Photo courtesy of Joel L. A. Peterson
The photo is of my mother and me the day I was placed on a plane to go to America and to my adoptive family.
As Mother's Day approaches, I wanted to share a unique perspective that may shed a different light than usual on what it may mean to be a mother; on what it means to truly love beyond self, and how the duties inherent in motherhood can demand the most exquisite sacrifice.
Through social media, I've heard thousands of my fellow adult adoptees from Korea share their thoughts and feelings. Although many feel alone and isolated, the truth is we are not alone. We share much of our thinking and feelings -- our yearnings and demons.
It seems that the vast majority of adoptees are seeking and keenly hoping to learn the circumstances, the reasons surrounding their relinquishment, their adoption. It goes to the core of so many of our deepest human needs and what defines our identities, especially to ourselves.
It is a desire that is completely understandable.
But I'm not one of them. Because I know exactly what the circumstances and reasons were for my relinquishment and adoption, because I was there.
I am fortunate -- and grossly unfortunate -- in that I was old enough to truly know what was happening (by Korean age counting, I was going on 8.) I had been raised since birth by my Korean mother and lived with her until adopted away.
And she clearly explained to me what she and I were -- and would be -- facing in Korea, she as an unwed, uneducated, starvingly destitute sex worker and me as her pariah mixed race child. This at a time when Korea was a place of brutal, pervasive poverty and a society obsessed with racial purity.
Don't let the photo fool you, the adoption agency bought her and me all new clothes and had her hair done, so that we would look presentable. The photo was later mailed to my American parents, to let them know my mother had freely made the choice to relinquish me.
"Saying that she freely chose is astronomically an exaggeration."
Saying that she freely chose is astronomically an exaggeration of the meaning of freedom, of choice, of options for women in her place, her station, in her time.
She explained why she was placing me for adoption -- her hope and her love's burning, anguished wish that I might have a future that would be completely unavailable if I stayed with her in Korea.
She made this point very, very clear to me: It was her love as a mother, her hopes as a mother, and her duties as a mother that drove her relinquishment. She had tried so hard, had given all of her soul and had fought the scorn and ostracism of her world, only to realize that it was futile. There would be no future for me raised in her destitute, desperate world.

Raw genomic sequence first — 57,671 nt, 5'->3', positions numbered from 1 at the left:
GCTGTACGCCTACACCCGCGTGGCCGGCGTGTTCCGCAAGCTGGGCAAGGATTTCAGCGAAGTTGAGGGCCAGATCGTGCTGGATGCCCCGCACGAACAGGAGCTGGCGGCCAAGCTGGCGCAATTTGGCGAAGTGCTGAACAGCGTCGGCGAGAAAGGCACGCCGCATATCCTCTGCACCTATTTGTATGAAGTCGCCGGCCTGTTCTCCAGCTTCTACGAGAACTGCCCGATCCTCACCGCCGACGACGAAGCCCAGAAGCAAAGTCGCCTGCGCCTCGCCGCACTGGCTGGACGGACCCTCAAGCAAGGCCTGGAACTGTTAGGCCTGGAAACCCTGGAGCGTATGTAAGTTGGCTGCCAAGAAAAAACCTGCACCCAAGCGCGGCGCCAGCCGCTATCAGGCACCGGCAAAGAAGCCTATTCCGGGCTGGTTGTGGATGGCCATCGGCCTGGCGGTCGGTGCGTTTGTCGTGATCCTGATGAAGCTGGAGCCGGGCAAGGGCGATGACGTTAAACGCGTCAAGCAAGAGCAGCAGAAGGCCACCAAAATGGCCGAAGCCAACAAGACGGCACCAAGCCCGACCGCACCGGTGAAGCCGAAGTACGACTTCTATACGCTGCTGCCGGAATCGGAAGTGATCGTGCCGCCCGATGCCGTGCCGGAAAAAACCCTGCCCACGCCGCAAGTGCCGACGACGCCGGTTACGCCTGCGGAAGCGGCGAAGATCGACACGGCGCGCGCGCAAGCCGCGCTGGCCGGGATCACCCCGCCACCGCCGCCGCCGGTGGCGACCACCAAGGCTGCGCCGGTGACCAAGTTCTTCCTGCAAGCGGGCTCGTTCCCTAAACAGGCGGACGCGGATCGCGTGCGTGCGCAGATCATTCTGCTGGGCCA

I was old enough to understand her words and her love, but also old enough to know that I was losing my mother. I understood that the day the photo was taken might be the last time that I would ever see the only human being who'd ever shown me any love.
The two hundred thousand of us who were adopted from Korea all have unique stories and our own separate, but thematically similar journeys -- all too often shockingly, unthinkably heart wrenching.
"A last resort surgery for a tragic and potentially fatal medical condition..."
I liken my mother's and my situation to me needing a last resort surgery for a tragic and potentially fatal medical condition. She had to make a choice where there were no good options. And she chose to have me put through the surgery of relinquishment and adoption that I might live. But she knew that she would have to watch the cutting and the blood up close; that the blood would surely indelibly splatter her. And she knew that there would be no anesthesia -- that I would be wide awake and fully aware through all the pain, all the gore.
And the surgery would take years and she knew that she would likely never know the outcome, only knowing that I knew that it had been her decision to put me through the pain. She only knew that I knew and would someday judge her.
She also knew that there were few agonies as exquisite and horrific and wrenching as knowing that she was the one causing her child the deepest of pain. Yet her love gave her a courage to face this certain, searing, unmitigated pain -- in both of us -- in hopes of an uncertain outcome.
Now that I am a father, I'm not sure I would have had such courage and strength in her place. I'm awed by a love big enough to have let me go.
When I look at this photo, I think this knowledge is clear in both our faces -- in our eyes -- the day my mother's strength had to be at it's most; the day the surgery began.
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"Compelling, candid, exceptionally well written, Dreams of My Mothers is a powerful read that will linger in the mind and memory long after it is finished. Very highly recommended." -- Midwest Book Review
This post is part of Common Grief, a Healthy Living editorial initiative. Grief is an inevitable part of life, but that doesn't make navigating it any easier. The deep sorrow that accompanies the death of a loved one, the end of a marriage or even moving far away from home, is real. But while grief is universal, we all grieve differently. So we started Common Grief to help learn from each other. Let's talk about living with loss. If you have a story you'd like to share, email us at firstname.lastname@example.org.